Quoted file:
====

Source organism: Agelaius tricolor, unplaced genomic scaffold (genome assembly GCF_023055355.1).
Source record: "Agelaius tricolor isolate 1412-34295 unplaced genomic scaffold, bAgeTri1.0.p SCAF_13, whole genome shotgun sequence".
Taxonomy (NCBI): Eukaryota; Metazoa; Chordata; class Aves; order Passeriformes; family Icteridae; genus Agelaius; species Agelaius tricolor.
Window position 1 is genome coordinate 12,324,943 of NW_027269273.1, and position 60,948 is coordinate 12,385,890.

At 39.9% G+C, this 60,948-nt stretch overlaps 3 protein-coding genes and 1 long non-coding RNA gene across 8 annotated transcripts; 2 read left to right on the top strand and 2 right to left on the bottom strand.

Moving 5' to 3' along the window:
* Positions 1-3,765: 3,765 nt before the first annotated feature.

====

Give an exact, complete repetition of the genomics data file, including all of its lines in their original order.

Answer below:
Source organism: Agelaius tricolor, unplaced genomic scaffold (genome assembly GCF_023055355.1).
Source record: "Agelaius tricolor isolate 1412-34295 unplaced genomic scaffold, bAgeTri1.0.p SCAF_13, whole genome shotgun sequence".
Taxonomy (NCBI): Eukaryota; Metazoa; Chordata; class Aves; order Passeriformes; family Icteridae; genus Agelaius; species Agelaius tricolor.
Window position 1 is genome coordinate 12,324,943 of NW_027269273.1, and position 60,948 is coordinate 12,385,890.

At 39.9% G+C, this 60,948-nt stretch overlaps 3 protein-coding genes and 1 long non-coding RNA gene across 8 annotated transcripts; 2 read left to right on the top strand and 2 right to left on the bottom strand.

Moving 5' to 3' along the window:
* Positions 1-3,765: 3,765 nt before the first annotated feature.